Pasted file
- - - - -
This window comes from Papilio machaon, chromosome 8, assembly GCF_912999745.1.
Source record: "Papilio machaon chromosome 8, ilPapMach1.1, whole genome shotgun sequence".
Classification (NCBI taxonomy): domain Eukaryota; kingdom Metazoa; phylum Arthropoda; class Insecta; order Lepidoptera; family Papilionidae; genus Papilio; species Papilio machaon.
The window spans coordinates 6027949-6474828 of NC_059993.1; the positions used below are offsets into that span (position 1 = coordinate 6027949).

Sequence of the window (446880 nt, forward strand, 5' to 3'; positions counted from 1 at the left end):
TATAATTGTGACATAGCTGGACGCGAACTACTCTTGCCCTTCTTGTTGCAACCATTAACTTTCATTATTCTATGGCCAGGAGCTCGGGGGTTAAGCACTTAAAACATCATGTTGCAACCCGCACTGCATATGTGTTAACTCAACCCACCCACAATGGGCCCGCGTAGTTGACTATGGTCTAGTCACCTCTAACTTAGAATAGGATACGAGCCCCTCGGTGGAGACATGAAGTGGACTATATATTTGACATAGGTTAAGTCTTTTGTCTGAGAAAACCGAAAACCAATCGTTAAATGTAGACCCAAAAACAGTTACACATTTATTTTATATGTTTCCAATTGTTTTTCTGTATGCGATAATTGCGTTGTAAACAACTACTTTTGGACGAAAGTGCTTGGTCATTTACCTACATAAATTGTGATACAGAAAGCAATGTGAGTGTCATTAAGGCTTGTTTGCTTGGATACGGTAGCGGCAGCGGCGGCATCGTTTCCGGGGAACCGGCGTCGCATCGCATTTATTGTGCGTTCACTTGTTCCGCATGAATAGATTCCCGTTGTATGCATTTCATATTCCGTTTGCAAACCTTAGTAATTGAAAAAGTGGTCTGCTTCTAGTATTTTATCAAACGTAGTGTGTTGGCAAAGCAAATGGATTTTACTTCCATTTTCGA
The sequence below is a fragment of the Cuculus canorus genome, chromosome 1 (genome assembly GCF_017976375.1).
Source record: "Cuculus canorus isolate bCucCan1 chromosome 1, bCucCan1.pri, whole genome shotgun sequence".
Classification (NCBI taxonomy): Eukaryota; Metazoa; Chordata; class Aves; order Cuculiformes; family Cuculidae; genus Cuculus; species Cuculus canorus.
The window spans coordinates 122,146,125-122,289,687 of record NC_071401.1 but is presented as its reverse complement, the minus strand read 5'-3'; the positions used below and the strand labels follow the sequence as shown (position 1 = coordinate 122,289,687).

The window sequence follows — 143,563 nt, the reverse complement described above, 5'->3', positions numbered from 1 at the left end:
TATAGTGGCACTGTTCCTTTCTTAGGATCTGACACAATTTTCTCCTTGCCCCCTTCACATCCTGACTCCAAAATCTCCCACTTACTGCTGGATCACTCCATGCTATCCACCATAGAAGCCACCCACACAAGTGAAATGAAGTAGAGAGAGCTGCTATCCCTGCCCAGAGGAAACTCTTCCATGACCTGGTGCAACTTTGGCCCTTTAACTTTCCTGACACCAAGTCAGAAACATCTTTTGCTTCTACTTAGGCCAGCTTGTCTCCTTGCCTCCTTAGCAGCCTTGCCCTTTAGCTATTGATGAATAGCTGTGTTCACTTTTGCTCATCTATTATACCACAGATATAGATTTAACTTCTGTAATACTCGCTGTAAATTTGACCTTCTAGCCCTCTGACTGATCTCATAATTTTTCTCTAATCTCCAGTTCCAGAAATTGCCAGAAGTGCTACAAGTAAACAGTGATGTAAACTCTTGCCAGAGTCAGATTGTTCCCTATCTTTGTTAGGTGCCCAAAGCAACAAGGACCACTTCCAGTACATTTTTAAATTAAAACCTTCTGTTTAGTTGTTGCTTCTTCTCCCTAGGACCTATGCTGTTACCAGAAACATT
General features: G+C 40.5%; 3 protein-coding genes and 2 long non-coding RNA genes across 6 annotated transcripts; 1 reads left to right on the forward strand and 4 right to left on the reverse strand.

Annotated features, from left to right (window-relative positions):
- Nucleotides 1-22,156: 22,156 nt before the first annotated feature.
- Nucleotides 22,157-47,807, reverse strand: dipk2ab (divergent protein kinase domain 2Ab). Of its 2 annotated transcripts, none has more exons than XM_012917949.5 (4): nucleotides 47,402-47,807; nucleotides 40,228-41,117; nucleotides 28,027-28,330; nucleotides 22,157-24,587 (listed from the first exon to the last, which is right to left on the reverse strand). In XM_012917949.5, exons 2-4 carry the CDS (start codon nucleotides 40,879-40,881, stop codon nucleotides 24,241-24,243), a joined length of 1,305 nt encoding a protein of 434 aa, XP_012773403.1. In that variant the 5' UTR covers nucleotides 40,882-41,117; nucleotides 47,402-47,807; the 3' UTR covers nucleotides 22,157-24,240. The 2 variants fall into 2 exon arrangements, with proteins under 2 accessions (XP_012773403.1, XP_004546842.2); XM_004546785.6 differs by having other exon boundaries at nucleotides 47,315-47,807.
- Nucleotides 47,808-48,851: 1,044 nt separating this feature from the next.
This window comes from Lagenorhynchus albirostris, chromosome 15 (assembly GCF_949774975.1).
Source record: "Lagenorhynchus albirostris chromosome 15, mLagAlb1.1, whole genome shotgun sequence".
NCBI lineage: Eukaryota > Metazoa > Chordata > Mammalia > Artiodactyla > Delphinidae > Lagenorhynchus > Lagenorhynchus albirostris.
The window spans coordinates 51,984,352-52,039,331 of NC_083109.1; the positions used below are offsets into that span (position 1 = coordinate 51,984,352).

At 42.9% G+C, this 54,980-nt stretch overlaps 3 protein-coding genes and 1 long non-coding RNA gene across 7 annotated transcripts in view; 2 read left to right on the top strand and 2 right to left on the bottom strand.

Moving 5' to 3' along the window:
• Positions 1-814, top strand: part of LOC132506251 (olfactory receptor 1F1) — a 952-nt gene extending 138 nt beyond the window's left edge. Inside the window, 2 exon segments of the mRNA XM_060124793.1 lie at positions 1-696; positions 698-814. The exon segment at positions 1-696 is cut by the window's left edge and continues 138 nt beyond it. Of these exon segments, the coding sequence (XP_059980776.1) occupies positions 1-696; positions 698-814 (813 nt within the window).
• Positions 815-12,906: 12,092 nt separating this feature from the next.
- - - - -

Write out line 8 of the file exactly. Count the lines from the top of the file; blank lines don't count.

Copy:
Source record: "Cuculus canorus isolate bCucCan1 chromosome 1, bCucCan1.pri, whole genome shotgun sequence".